A number of projects are now on the table, and hopefully by the end of 2008, I should be able to sing a different tune.

  4. Yes, rental income hasn’t been helpful for me at this point. It’s probably brake even for me. However, as time goes on inflation will allow me to charge more for rent while my mortgage is getting paid off. If you fast forward 27 years, I’ll own the property free and clear and bringing in enough rent to pay for a large part of our monthly necessary expenses.

  5. Lazy Man, I agree, with your statements. Rental properties usually become more profitable as time goes on, and for the reasons you mentioned – raising rent prices vs. a stable mortgage payment. I know a few people who were able to have tenants pay the mortgages for their rental properties over the years. Then they used the rental income as a very nice form of retirement income to supplement their savings, pension, and social security. Personally, I think I will only have savings when I retire (I won’t be counting on a pension or social security). Buying a rental property may be something worthwhile for me to do in the future.

  6. @Patrick – Thank you for the guest post. It’s excellent, and it certainly helped with my time.

    @Minimum Wage – Good advice: “It’s important to start developing alternative streams of income early to protect against unemployability.”

    @Mrs. Micah – Thanks!

    @Fathersez – It’s definitely easier said than done. At the least, I would encourage everyone to work the “investments” category. There’s a lot of different things to do within that category AND there are many people who done well with just that and their regular job.

    @Lazy Man – Sounds like a plan. ๐Ÿ™‚

  7. I made $1921.11 in December through several different streams:

    1. Dividends
    2. Real Estate Trust Deeds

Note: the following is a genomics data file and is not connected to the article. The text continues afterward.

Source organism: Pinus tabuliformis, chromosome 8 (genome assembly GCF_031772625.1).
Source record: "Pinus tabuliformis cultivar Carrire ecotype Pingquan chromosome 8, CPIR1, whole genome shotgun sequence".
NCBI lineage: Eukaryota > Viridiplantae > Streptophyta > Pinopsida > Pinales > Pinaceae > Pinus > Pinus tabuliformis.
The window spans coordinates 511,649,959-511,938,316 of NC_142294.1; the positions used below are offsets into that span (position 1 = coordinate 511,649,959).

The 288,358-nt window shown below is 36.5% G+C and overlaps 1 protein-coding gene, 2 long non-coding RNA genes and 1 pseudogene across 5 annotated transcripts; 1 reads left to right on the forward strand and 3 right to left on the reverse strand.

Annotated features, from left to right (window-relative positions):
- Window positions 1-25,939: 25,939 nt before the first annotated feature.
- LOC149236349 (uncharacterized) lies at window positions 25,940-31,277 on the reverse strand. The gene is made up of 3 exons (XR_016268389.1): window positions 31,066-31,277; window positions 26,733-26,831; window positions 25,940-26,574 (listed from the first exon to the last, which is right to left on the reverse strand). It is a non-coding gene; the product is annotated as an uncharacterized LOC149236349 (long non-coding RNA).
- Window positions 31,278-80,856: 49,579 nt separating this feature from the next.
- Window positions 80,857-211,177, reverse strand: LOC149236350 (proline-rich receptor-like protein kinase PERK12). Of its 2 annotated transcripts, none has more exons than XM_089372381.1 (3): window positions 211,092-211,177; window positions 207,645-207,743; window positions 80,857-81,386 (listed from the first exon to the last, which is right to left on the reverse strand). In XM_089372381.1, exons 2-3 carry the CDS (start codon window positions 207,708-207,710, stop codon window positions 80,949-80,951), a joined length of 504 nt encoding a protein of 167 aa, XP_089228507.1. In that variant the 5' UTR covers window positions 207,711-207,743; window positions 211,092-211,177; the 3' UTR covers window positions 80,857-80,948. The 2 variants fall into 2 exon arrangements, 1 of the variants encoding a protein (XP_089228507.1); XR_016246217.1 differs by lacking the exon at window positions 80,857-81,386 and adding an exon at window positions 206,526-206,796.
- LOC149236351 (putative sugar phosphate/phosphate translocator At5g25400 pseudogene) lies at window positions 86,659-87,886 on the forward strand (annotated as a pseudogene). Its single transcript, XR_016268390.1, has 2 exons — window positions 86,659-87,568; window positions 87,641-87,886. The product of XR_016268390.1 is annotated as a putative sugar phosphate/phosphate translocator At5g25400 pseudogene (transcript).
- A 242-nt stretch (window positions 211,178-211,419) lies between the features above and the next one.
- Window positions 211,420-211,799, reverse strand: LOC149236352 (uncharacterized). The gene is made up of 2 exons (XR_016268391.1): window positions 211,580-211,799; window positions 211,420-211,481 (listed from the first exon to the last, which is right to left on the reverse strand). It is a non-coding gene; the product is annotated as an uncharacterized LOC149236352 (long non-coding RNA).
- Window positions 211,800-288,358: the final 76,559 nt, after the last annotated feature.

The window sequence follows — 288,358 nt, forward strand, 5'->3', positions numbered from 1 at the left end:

3. Savings
    4. Oil Investments
    5. Online Income

    In all there are 20 different sources of income!
    That’s really diversity!

  8. Patrick, Actually I am also a big fan of opening bank accounts in order to get account opening bonuses, which could range from $25 to $200. I have made several thousand dollars with this simple activity over the past year.

  9. I am happy to have used four of the six streams of income mentioned, and I want to add this one: Niche website. I once interviewed a carpet cleaner over lunch (I bought) and made a website about carpet stains (search “remove carpet stains” and you’ll see it in the top results) from my notes. I work on it about five hours per year now, and it makes around $1,000 monthly. Create a dozen streams like that and they start to add up.

  10. really, really nice write up you’ve got there. thanks a whole lot, you truly did inspire me today. i realize that i really do have to start out my own side business and on a better scale too. much thanks to you.

  11. Good ideas. I am trying to do just you are talking about. I will soon be quitting my 40 a week job. I have a 10 hour a week part time job and I sell insurance. That is to keep me busy. We will run about 20 mother cows on a farm we have. I have a few lots I rent out. None of this amounts to a whole lot of money but it keeps me busy. We have a defined benefit and social security. Lastly, we have annuities, IRA’s, Roths and cash. We have worked hard at this. I never made much money so it can be done. I like having people like you giving me advice. Thanks